In a matchup of two of the game's best kickers, Philly's David Akers kicked four field goals while Carolina's John Kasay missed three field-goal attempts and an extra point. The win was the Eagles' seventh in their nine-game winning streak and it was the Panthers' second loss in their late-season three-game skid.

Kasay's misses came on fourth-and-1 from the Philadelphia 14, fourth-and-8 from the Philadelphia 20 and fourth-and-12 from the Philadelphia 31. Can the Eagles withstand another red-zone barrage by giving up zero points?

Better yet, what did Panthers offensive coordinator Dan Henning learn from Carolina's final fourth-quarter series, when it trailed 22-16?• 6:07 -- First-and-10 from the Carolina 22: Jake Delhomme pass incomplete to Muhsin Muhammad.• 6:01 -- Second-and-10 from the Carolina 22: Delhomme pass incomplete to Steve Smith.• 5:55 -- Third-and-10 from the Carolina 22: Delhomme pass incomplete to Smith.• 5:49 -- Fourth-and-10 from the Carolina 22: Todd Sauerbrun punts 51 yards to the Philadelphia 27.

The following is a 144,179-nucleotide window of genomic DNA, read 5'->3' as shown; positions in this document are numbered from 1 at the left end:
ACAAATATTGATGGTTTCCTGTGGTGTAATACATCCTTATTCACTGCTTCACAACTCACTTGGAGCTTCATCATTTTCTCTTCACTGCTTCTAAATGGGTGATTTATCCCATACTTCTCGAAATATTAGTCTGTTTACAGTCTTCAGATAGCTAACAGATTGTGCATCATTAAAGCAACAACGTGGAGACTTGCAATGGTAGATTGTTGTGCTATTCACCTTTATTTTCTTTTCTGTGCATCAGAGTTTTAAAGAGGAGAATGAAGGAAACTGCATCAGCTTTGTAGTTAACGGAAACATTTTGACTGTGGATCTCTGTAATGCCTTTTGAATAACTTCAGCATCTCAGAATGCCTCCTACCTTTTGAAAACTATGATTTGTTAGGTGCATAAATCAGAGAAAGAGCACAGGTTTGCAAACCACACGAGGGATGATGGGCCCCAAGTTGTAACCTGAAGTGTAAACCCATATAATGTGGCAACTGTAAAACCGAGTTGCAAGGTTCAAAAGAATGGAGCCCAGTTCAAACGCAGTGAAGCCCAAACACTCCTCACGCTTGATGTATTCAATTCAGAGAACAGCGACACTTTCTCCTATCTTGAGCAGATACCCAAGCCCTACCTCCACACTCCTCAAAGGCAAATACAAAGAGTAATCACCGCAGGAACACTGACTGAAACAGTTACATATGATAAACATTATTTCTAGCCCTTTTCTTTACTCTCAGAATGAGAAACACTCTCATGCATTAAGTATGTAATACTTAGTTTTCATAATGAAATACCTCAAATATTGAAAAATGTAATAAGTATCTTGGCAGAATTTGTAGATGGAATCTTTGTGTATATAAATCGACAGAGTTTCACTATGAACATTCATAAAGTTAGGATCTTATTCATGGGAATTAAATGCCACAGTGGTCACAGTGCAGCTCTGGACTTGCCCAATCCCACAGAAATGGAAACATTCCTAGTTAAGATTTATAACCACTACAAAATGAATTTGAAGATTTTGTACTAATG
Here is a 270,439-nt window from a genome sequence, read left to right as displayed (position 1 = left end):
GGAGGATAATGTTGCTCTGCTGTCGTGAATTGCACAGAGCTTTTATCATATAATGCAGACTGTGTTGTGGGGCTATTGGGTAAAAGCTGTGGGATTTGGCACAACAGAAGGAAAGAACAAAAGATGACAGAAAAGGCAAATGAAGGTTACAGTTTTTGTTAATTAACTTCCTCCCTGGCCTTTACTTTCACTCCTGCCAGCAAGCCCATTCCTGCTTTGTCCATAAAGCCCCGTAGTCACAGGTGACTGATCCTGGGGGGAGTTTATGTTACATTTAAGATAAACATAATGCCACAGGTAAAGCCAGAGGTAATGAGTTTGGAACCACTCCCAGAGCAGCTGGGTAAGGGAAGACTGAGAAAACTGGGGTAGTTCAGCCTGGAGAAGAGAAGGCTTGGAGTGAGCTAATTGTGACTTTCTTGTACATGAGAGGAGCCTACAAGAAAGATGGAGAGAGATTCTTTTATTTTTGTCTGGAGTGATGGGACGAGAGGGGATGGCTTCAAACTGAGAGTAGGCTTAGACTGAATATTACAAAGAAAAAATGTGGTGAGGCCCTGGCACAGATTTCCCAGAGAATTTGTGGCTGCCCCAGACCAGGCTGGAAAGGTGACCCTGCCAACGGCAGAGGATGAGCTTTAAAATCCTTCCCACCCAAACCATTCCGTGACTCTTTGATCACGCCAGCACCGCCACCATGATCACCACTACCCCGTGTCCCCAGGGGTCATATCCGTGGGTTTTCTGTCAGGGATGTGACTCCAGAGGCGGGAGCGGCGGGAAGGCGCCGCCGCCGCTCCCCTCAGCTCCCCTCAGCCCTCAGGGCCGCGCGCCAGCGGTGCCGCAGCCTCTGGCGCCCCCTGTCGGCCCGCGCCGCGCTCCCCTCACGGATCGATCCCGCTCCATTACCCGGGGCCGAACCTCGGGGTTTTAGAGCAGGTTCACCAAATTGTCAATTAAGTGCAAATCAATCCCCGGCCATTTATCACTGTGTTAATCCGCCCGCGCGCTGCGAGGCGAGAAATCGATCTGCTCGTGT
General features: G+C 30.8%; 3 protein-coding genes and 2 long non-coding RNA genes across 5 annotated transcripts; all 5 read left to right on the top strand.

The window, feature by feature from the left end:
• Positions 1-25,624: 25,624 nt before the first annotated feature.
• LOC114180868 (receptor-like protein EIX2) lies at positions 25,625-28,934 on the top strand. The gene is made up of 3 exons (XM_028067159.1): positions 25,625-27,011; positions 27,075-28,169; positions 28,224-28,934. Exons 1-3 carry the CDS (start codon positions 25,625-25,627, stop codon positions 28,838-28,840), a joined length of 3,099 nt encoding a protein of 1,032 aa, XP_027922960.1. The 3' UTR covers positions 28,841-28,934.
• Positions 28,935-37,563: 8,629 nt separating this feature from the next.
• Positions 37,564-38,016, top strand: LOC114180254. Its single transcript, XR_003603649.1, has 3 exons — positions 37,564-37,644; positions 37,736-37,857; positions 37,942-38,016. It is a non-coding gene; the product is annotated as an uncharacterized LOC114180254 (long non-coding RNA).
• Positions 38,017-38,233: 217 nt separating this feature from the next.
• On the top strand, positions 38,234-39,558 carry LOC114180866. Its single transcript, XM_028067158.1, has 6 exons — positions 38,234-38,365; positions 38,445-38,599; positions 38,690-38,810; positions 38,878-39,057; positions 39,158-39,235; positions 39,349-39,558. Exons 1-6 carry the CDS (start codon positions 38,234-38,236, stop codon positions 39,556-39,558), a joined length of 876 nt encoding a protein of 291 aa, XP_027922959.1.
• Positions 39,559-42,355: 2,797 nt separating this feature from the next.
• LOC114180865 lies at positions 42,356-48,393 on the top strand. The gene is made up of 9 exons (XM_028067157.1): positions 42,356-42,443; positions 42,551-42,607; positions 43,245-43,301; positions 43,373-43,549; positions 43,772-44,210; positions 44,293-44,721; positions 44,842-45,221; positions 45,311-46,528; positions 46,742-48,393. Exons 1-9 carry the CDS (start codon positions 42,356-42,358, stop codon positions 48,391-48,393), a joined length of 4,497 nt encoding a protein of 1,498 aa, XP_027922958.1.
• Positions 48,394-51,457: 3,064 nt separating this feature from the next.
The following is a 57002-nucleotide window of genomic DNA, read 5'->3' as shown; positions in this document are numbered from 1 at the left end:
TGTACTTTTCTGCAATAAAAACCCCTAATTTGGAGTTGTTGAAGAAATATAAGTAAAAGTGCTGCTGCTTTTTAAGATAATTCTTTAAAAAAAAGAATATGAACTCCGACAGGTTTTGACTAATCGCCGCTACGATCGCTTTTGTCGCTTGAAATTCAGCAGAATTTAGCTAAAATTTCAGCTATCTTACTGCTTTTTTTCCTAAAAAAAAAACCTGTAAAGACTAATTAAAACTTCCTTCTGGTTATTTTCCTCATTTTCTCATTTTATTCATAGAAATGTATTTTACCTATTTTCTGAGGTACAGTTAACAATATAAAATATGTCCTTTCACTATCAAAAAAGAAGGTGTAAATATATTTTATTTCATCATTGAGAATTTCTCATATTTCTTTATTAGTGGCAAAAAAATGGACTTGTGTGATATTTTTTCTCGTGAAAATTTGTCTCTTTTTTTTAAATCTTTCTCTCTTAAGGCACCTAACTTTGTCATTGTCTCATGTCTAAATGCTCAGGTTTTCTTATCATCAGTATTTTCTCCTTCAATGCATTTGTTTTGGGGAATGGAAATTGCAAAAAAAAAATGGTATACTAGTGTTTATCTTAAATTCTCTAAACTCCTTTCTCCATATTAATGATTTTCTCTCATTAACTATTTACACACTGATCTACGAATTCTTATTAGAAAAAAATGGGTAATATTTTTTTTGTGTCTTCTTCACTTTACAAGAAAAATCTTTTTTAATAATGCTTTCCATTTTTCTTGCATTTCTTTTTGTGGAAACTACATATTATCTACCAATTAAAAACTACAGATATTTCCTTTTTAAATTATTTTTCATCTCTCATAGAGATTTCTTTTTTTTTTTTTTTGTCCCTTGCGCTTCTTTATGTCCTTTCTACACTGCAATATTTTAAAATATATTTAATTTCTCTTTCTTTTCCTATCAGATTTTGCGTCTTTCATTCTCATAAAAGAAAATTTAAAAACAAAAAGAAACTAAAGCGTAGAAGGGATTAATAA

Despite gaining 115 yards in that game, Stephen Davis did not touch the ball when Carolina had the chance to drive the field, chew the clock and potentially score the game-winning points. If Henning learned anything from last Sunday's Packers-Eagles NFC Divisional game, it should be run the football. (And don't give me that crap about the Eagles stuffing Ahman Green at the goal line; name me one Philly fan who wanted to see Najeh Davenport in the backfield with 2:30 to play in the fourth quarter and the Packers facing fourth-and-two feet with a 17-14 lead?)

This is now: Panthers 21, Eagles 17